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A slice of nature, a sip of wine
Harnoor Channi |
April 21, 2006
Love to travel? We continue our reader driven series on must-visit places.
Harnoor Channi, 23, an executive with HCL Technologies in Noida, loves Palampur, a lush green paradise in Himachal Pradesh.
The best part about India is its many breathtaking nooks and crannies that are yet unexplored, not to mention unexploited.
My idea of the perfect hill station is not a commercial hub like Shimla or Mussourie. I'd rather travel to smaller towns hidden in the heart of the hills, known for nothing but the warmth of its people and its clean fresh air.
Palampur is one such place. You may not have heard of it, and those who have would attribute it to the military cantonment there. For others like me, Palampur is an unexplored jewel.
How to get there
A six-hour drive from Chandigarh and a long 12-hour drive from Delhi with stops, Palampur is a little out of reach for those who are seeking quick getaways. Yet, I would recommend taking the time to make this trip. We did a wise thing; we stopped over at Chandigarh for the night and set off for Palampur the next morning at 6 am.
The drive is beautiful -- long winding roads banked by lush green fields and barely any traffic. On our way, we stopped at a dhabba near Anadpur Sahib (a famous gurudwara where the Khalsa was started) and had mouth-watering aloo paranthas.
The best thing about the dhabbas in the north is that you spend a total of around Rs 100 for delicious food for four people and leave feeling completely satisfied. When we finally moved on, we had to cross Nangal (of Bhakra Nangal dam fame) and enter the ghats.
The gradual climb suited even someone like me who always gets vertigo when in the hills. Finally, just in time for lunch, we reached the beautiful town of Palampur.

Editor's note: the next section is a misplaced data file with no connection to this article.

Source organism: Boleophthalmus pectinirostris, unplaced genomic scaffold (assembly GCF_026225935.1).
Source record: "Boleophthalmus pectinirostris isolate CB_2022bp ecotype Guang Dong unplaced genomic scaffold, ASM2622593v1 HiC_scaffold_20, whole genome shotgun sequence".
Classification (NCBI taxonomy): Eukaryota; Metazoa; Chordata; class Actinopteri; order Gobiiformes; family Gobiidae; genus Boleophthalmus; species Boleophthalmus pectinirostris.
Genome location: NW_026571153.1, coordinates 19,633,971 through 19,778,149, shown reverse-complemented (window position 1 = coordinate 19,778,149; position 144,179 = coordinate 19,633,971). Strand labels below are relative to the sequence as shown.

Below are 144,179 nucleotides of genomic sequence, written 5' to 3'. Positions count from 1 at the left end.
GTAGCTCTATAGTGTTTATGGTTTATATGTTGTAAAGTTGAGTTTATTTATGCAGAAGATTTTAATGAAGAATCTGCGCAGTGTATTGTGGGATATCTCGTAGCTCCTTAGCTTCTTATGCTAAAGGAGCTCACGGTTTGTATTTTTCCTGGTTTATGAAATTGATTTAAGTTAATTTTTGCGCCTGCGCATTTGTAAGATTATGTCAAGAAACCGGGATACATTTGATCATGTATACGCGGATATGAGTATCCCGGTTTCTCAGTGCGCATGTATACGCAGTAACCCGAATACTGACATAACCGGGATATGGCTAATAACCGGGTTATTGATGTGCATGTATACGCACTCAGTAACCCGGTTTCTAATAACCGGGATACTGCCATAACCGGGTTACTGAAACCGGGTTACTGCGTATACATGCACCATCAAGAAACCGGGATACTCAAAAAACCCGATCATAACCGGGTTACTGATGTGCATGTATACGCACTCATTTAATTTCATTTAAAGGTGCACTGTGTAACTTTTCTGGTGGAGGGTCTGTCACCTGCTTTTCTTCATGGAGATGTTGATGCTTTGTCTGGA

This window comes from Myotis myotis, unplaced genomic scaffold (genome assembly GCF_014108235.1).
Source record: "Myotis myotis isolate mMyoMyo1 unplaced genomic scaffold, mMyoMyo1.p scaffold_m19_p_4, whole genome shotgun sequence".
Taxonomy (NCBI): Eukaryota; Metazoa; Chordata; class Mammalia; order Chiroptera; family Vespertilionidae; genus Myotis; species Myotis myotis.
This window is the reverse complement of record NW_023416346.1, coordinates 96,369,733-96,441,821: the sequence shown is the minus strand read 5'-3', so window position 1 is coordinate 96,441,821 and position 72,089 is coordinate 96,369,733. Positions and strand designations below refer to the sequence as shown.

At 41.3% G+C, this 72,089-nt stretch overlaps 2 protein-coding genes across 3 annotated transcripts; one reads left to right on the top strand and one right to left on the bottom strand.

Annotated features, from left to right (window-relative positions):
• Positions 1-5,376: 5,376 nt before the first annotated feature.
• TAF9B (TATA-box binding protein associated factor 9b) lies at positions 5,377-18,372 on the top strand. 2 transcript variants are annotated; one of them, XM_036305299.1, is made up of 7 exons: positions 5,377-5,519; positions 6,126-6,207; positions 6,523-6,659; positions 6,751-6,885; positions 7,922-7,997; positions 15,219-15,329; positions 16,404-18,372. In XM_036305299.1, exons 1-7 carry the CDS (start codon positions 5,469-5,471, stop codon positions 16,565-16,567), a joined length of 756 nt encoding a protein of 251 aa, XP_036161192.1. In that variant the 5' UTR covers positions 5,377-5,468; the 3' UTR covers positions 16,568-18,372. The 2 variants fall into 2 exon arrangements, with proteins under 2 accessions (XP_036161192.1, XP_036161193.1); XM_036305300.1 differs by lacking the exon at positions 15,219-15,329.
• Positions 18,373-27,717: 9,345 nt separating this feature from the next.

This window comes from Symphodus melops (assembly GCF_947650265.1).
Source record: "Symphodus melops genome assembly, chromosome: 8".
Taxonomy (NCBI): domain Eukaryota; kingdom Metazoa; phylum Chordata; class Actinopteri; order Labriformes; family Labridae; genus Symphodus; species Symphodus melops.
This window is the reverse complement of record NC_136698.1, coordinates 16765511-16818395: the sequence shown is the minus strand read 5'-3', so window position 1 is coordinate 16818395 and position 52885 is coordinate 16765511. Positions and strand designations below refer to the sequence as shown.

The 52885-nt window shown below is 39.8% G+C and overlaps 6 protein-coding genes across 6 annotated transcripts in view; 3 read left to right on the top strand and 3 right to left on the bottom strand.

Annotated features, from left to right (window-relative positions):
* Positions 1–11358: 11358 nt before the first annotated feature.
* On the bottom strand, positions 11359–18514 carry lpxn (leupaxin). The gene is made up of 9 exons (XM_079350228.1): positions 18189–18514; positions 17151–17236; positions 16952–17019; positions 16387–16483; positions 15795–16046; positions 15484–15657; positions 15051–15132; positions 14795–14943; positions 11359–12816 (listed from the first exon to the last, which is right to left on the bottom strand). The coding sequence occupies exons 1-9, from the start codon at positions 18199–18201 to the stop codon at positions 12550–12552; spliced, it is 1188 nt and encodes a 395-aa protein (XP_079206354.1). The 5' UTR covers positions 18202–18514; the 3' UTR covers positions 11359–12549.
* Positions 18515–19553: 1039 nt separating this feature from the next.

Where to stay
We had the good fortune of knowing people in Council of Scientific and Industrial Research, a renowned research institute there, so we stayed at its guesthouse. The windows of our lovely big suites opened towards the mountains; it was a great experience and it just cost us Rs 150 a night. The only way of getting a room here is if you know someone in CSIR; the rooms are not open to the general public.
However, there is also a Hotel Yamini that is supposed to be the best here. The tariff averages to around Rs 3,000 per night for a double room.
Journey of discovery
The first day, we decided to just relax and take long walks.
Most people don't know Palampur has large expanses of tea estates. Acres of land growing leaf tea perfume the environment and are a feast for the eyes. In fact, my three days in Palampur left me addicted to the special brand of tea here!
During our walks, we discovered a naturotherapy centre called Kaya Kalp. Excited with our find, we returned the next day to be pampered and rejuvenated. I went in for their full body massage and steam bath (cost: Rs 100 per person).
I must confess -- those 50 minutes were nothing less than pure bliss. When we stepped out of there, I truly felt lighter and more beautiful!
The centre is relatively new and does not have an Internet presence yet. The best way to contact them is to walk in; you don't really need a prior appointment.
The evening was spent visiting the Sobha Singh (a famous artist who is best known for his paintings of Guru Nanak) museum. Located in a room within his own house, and now run by his niece, it was a lovely collection.
The sunset in Palampur was worth dying for. Snowcapped peaks, pine forests and the sky ablaze -- it was a moment of silence and beauty.
Besides the tea, you can also take home the fruit wines they make in this region. These include delicious, beautifully presented kiwi wines, peach wines, apple wines, etc. The price ranges from Rs 150 to Rs 400 for a 750 ml bottle, which is quite a steal when compared to Indian wines like Sula.
A perfect evening in Palampur is about putting up your feet, sipping wine and watching the sun set between snow capped mountains. It makes one realise this is what life is all about!
Finally, on our last day, we packed our bags and looked back at this quaint little town one last time. It was with a heavy heart but rejuvenated mind that we started on our journey back to the hustle and bustle of city life.
Besides the famous tea and wines, we carried back with us a humble sense of gratitude towards Nature for allowing us to witness her in all her glory.
Phone: (1894) 230631
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